The middle ages (fifth to fifteenth century) also referred to as the dark ages, offered very little in the forward movement of dentistry and all science for that matter. It wasn’t until the late 16th century that dentistry started to show progress. In 1580 the first students of dentistry were admitted to a university in France. France remained the leader in the dental field for the next 150 years. In 1728 Pierre Fauchard a French physician published the first text on Orthodontia titled The Surgeon Dentist: A Treatise on the Teeth, with an entire chapter on ways to straighten teeth. Fauchard used a device called a “Bandeau” as shown above. This device was a horseshoe shaped piece of precious metal which helped expand the arch. Teeth were ligated (tied) to this appliance in order to improve their alignment.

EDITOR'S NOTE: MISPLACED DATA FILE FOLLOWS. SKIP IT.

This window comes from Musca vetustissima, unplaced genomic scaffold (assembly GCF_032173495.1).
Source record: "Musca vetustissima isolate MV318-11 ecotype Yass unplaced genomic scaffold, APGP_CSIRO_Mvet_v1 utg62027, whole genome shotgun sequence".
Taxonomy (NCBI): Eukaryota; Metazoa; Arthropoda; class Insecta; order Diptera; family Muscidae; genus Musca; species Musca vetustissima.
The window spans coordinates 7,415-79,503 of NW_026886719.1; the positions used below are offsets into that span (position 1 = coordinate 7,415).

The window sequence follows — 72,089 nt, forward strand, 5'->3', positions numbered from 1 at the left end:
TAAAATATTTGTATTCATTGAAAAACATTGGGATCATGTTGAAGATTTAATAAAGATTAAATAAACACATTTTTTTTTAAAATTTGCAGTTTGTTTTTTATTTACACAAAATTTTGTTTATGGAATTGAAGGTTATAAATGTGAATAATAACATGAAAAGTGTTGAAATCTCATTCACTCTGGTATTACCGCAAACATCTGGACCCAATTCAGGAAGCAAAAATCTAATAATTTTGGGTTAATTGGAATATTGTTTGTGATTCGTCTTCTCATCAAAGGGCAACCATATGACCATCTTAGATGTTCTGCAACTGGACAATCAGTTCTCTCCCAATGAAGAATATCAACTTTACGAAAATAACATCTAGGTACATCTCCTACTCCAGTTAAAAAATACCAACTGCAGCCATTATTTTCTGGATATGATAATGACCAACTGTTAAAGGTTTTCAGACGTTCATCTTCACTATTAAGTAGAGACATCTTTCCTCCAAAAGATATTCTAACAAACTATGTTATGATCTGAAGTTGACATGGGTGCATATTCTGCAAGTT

The Bandeau appliance was improved upon by Ettienne Bourdet who was the dentist to the king of France in the mid 18h century. Not only did he make changes to the appliance, he also began placing the appliance on the back (tongue side) of the teeth. He also published a text called “The Dentist’s Art”. In this text he was the first to call for the extraction of teeth to alleviate crowding. Although several dentists in the earlier centuries had dabbled in the alignment of teeth it wasn’t until the 19th century that several individuals advanced the field of orthodontics with their inventions.
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